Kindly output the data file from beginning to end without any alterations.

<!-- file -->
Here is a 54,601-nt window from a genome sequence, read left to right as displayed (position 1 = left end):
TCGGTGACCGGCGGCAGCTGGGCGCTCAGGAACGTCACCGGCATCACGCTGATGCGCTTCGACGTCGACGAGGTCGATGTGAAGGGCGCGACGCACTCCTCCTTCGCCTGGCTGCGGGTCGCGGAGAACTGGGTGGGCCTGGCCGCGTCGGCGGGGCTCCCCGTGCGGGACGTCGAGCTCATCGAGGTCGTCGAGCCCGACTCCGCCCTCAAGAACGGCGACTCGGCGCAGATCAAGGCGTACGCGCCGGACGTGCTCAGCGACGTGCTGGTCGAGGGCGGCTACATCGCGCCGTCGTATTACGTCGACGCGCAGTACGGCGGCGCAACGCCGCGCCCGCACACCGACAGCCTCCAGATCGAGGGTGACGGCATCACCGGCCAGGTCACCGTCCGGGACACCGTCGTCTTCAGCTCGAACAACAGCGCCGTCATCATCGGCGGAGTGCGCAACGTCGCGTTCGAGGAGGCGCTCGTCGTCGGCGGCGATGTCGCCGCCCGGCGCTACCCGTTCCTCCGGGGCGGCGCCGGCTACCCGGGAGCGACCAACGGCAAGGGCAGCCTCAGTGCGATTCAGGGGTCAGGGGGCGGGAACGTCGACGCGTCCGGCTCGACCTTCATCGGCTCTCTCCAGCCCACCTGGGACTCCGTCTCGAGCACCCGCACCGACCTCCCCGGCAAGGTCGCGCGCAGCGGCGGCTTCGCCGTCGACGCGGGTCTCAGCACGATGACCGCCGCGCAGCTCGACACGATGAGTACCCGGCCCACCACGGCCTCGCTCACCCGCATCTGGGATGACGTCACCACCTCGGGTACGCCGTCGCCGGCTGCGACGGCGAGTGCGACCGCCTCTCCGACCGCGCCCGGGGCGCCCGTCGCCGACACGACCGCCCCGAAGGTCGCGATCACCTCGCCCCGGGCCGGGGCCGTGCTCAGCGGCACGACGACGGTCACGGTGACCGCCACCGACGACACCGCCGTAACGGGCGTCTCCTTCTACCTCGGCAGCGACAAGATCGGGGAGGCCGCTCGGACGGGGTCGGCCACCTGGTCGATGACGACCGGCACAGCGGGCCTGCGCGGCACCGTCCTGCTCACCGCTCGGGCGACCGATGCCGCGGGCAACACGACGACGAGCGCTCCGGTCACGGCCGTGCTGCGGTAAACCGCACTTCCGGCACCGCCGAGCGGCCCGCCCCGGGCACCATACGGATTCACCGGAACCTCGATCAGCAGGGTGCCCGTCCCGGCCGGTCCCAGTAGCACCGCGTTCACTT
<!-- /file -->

Here is a 54,601-nt window from a genome sequence, read left to right as displayed (position 1 = left end):
TCGGTGACCGGCGGCAGCTGGGCGCTCAGGAACGTCACCGGCATCACGCTGATGCGCTTCGACGTCGACGAGGTCGATGTGAAGGGCGCGACGCACTCCTCCTTCGCCTGGCTGCGGGTCGCGGAGAACTGGGTGGGCCTGGCCGCGTCGGCGGGGCTCCCCGTGCGGGACGTCGAGCTCATCGAGGTCGTCGAGCCCGACTCCGCCCTCAAGAACGGCGACTCGGCGCAGATCAAGGCGTACGCGCCGGACGTGCTCAGCGACGTGCTGGTCGAGGGCGGCTACATCGCGCCGTCGTATTACGTCGACGCGCAGTACGGCGGCGCAACGCCGCGCCCGCACACCGACAGCCTCCAGATCGAGGGTGACGGCATCACCGGCCAGGTCACCGTCCGGGACACCGTCGTCTTCAGCTCGAACAACAGCGCCGTCATCATCGGCGGAGTGCGCAACGTCGCGTTCGAGGAGGCGCTCGTCGTCGGCGGCGATGTCGCCGCCCGGCGCTACCCGTTCCTCCGGGGCGGCGCCGGCTACCCGGGAGCGACCAACGGCAAGGGCAGCCTCAGTGCGATTCAGGGGTCAGGGGGCGGGAACGTCGACGCGTCCGGCTCGACCTTCATCGGCTCTCTCCAGCCCACCTGGGACTCCGTCTCGAGCACCCGCACCGACCTCCCCGGCAAGGTCGCGCGCAGCGGCGGCTTCGCCGTCGACGCGGGTCTCAGCACGATGACCGCCGCGCAGCTCGACACGATGAGTACCCGGCCCACCACGGCCTCGCTCACCCGCATCTGGGATGACGTCACCACCTCGGGTACGCCGTCGCCGGCTGCGACGGCGAGTGCGACCGCCTCTCCGACCGCGCCCGGGGCGCCCGTCGCCGACACGACCGCCCCGAAGGTCGCGATCACCTCGCCCCGGGCCGGGGCCGTGCTCAGCGGCACGACGACGGTCACGGTGACCGCCACCGACGACACCGCCGTAACGGGCGTCTCCTTCTACCTCGGCAGCGACAAGATCGGGGAGGCCGCTCGGACGGGGTCGGCCACCTGGTCGATGACGACCGGCACAGCGGGCCTGCGCGGCACCGTCCTGCTCACCGCTCGGGCGACCGATGCCGCGGGCAACACGACGACGAGCGCTCCGGTCACGGCCGTGCTGCGGTAAACCGCACTTCCGGCACCGCCGAGCGGCCCGCCCCGGGCACCATACGGATTCACCGGAACCTCGATCAGCAGGGTGCCCGTCCCGGCCGGTCCCAGTAGCACCGCGTTCACTT